LANDMARK CORPORATE REFORM BILL HEADS TOWARD PASSAGE IN SENATE

Consumer Federation Warns Against Weakening in Conference with House

 

FOR IMMEDIATE RELEASE
Contact Information:
Barbara Roper, (719) 543-9468
Travis Plunkett, (202) 387-6121

July 15, 2002

WASHINGTON, D.C. -- As the Senate neared passage of landmark corporate reform legislation Monday (S. 2673), the Consumer Federation of America (CFA) hailed the legislation as a significant advance over companion legislation in the House. However, CFA warned that the bill had been already been weakened before moving to the Senate floor and represented the bare minimum that was needed to help restore investor confidence.

"Investor confidence has been badly shaken in recent months by the realization that our system of corporate governance, long heralded as the best in the world, is not adequate to ensure that investors receive reliable information about the companies in which they invest," said Barbara Roper, CFA's director of investor protection. "The Senate bill takes the comprehensive approach that is needed to reform the system and restore investor trust. As such, it stands in stark contrast to both the House bill and the administration agenda, as outlined in the president's recent speech."

CFA praised the bill for: creating a strong new regulator to oversee the audits of public companies; including measures to enhance auditor independence and strengthen corporate board oversight of the audit; reducing the incentives for corporate executives to make misleading disclosures; providing greater accountability, including strong criminal sanctions, when they do; lengthening the statute of limitations for securities fraud; enhancing the independence of the Financial Accounting Standards Board; and authorizing a significant funding increase for the Securities and Exchange Commission.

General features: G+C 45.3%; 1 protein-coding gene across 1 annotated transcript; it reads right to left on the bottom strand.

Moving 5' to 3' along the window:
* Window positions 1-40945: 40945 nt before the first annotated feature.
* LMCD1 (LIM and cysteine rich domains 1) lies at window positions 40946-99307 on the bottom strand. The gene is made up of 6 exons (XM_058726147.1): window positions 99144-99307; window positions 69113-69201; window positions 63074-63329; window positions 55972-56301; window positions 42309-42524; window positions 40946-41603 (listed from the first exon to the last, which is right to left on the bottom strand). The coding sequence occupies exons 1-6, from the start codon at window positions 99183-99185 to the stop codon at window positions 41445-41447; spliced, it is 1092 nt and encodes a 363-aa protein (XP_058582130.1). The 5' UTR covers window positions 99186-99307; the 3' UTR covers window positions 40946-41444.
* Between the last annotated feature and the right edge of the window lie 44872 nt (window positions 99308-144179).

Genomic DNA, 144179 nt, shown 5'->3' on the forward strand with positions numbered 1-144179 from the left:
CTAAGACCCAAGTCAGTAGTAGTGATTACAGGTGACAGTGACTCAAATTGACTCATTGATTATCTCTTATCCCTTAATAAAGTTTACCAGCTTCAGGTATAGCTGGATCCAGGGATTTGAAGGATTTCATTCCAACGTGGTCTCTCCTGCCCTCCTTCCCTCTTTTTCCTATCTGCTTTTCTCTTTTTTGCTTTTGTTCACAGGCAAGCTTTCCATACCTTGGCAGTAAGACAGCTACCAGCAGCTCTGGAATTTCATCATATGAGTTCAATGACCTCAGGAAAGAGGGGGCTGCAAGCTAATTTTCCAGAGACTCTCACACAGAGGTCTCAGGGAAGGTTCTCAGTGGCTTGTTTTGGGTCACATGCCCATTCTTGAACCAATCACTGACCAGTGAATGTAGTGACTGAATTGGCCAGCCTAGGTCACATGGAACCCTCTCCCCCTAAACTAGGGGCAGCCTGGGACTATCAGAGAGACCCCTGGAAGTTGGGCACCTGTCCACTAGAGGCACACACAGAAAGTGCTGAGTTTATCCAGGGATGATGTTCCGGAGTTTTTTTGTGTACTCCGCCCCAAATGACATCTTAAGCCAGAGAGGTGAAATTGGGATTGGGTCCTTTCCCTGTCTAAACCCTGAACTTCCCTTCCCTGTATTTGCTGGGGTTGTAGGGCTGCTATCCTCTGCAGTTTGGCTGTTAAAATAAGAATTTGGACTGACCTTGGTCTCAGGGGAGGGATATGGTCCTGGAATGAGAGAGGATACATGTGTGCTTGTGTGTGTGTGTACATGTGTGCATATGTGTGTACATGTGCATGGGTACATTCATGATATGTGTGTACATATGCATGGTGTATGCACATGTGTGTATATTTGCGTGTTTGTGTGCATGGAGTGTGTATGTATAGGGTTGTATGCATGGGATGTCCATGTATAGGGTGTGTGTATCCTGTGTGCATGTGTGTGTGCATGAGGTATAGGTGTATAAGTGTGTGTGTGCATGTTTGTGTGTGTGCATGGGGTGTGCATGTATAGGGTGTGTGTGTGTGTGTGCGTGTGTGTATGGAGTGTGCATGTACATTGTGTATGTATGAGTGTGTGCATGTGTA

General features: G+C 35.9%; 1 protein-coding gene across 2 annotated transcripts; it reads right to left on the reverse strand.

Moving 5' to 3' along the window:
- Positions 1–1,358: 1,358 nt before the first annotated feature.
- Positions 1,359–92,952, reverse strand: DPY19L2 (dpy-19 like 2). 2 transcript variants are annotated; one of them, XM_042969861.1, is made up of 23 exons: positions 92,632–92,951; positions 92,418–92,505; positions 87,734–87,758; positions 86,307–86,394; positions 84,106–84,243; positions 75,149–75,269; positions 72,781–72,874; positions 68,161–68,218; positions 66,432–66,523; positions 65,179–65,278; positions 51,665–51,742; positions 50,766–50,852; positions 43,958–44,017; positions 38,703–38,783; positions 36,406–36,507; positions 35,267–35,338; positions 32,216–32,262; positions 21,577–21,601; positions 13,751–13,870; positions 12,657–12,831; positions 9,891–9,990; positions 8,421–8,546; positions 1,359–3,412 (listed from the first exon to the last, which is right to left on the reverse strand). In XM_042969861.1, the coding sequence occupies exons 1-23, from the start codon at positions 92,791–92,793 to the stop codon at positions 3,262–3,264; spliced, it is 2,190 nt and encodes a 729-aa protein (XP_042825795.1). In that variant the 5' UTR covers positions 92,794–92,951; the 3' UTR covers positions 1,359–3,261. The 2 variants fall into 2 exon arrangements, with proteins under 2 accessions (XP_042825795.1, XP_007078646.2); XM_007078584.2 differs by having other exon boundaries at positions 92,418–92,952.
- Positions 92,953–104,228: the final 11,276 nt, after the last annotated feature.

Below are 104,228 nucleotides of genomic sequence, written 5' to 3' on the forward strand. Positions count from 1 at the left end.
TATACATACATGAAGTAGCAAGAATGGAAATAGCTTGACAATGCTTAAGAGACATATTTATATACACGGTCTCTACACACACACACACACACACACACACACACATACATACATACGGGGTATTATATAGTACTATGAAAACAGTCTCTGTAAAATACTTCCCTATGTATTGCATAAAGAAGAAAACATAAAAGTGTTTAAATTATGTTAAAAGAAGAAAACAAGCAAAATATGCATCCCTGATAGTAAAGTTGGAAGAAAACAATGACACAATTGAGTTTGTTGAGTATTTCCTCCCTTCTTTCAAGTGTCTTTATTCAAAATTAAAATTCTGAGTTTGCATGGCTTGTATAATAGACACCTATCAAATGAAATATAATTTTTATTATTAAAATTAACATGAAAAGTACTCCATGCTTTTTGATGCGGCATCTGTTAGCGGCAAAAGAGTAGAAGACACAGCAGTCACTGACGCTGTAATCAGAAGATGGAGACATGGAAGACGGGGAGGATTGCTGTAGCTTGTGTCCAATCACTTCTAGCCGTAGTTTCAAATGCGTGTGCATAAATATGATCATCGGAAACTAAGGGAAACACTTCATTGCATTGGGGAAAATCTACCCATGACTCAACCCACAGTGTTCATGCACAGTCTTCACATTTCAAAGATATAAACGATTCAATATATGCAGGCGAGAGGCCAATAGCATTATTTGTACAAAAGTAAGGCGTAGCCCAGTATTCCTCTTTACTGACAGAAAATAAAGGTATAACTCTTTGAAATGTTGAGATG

"While we are concerned that the bill does not go as far as it should to ensure the independence of the new oversight board or to enhance the independence of the audit, it is still by far the best proposal on the table," Roper said. She noted that the public process of a floor debate had discouraged those intent on weakening the bill but unwilling to do so in public. "Unfortunately, the behind-closed-doors negotiations of a conference committee offer a more congenial environment for the opponents of real reform," she said.

That is of particular concern, Roper said, because the House bill offers "sham reform," and the administration continues to express its support for the House bill. She criticized the House bill, in particular, for doing nothing to enhance auditor independence beyond what the major firms have said they wouldn't oppose and creating a weak new regulator "custom-designed for domination by the very accounting profession it is supposed to regulate."

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CFA is a non-profit association of 300 pro-consumer groups that was founded in 1968 to advance the consumer interest through advocacy and education

Contact Information:
Barbara Roper, (719) 543-9468
Travis Plunkett, (202) 387-6121